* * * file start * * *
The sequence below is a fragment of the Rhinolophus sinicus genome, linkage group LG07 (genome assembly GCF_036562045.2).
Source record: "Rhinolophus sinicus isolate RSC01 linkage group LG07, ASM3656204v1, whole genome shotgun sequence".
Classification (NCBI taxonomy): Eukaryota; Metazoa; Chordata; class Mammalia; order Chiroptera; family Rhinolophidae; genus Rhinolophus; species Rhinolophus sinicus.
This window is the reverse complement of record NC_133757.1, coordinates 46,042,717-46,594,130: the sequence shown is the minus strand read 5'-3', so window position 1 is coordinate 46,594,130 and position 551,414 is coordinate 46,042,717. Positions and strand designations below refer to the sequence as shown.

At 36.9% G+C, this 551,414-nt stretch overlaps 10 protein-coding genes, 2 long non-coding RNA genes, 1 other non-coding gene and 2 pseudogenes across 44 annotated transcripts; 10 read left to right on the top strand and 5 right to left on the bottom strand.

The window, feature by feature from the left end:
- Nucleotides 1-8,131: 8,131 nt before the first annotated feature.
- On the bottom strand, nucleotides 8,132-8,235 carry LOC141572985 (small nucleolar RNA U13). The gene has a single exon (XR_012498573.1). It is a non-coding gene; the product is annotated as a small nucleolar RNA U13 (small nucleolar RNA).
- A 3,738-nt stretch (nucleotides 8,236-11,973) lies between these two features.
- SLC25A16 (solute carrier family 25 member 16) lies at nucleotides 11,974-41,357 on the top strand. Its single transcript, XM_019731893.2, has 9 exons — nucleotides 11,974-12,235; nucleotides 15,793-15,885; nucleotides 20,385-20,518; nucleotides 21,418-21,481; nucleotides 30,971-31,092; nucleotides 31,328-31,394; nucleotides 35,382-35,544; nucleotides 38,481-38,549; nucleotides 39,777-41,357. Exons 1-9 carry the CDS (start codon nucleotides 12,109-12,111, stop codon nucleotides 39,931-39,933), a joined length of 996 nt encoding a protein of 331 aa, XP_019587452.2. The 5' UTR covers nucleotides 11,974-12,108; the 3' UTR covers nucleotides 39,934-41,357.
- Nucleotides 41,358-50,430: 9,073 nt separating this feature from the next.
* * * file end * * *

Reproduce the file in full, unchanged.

The sequence below is a fragment of the Rhinolophus sinicus genome, linkage group LG07 (genome assembly GCF_036562045.2).
Source record: "Rhinolophus sinicus isolate RSC01 linkage group LG07, ASM3656204v1, whole genome shotgun sequence".
Classification (NCBI taxonomy): Eukaryota; Metazoa; Chordata; class Mammalia; order Chiroptera; family Rhinolophidae; genus Rhinolophus; species Rhinolophus sinicus.
This window is the reverse complement of record NC_133757.1, coordinates 46,042,717-46,594,130: the sequence shown is the minus strand read 5'-3', so window position 1 is coordinate 46,594,130 and position 551,414 is coordinate 46,042,717. Positions and strand designations below refer to the sequence as shown.

At 36.9% G+C, this 551,414-nt stretch overlaps 10 protein-coding genes, 2 long non-coding RNA genes, 1 other non-coding gene and 2 pseudogenes across 44 annotated transcripts; 10 read left to right on the top strand and 5 right to left on the bottom strand.

The window, feature by feature from the left end:
- Nucleotides 1-8,131: 8,131 nt before the first annotated feature.
- On the bottom strand, nucleotides 8,132-8,235 carry LOC141572985 (small nucleolar RNA U13). The gene has a single exon (XR_012498573.1). It is a non-coding gene; the product is annotated as a small nucleolar RNA U13 (small nucleolar RNA).
- A 3,738-nt stretch (nucleotides 8,236-11,973) lies between these two features.
- SLC25A16 (solute carrier family 25 member 16) lies at nucleotides 11,974-41,357 on the top strand. Its single transcript, XM_019731893.2, has 9 exons — nucleotides 11,974-12,235; nucleotides 15,793-15,885; nucleotides 20,385-20,518; nucleotides 21,418-21,481; nucleotides 30,971-31,092; nucleotides 31,328-31,394; nucleotides 35,382-35,544; nucleotides 38,481-38,549; nucleotides 39,777-41,357. Exons 1-9 carry the CDS (start codon nucleotides 12,109-12,111, stop codon nucleotides 39,931-39,933), a joined length of 996 nt encoding a protein of 331 aa, XP_019587452.2. The 5' UTR covers nucleotides 11,974-12,108; the 3' UTR covers nucleotides 39,934-41,357.
- Nucleotides 41,358-50,430: 9,073 nt separating this feature from the next.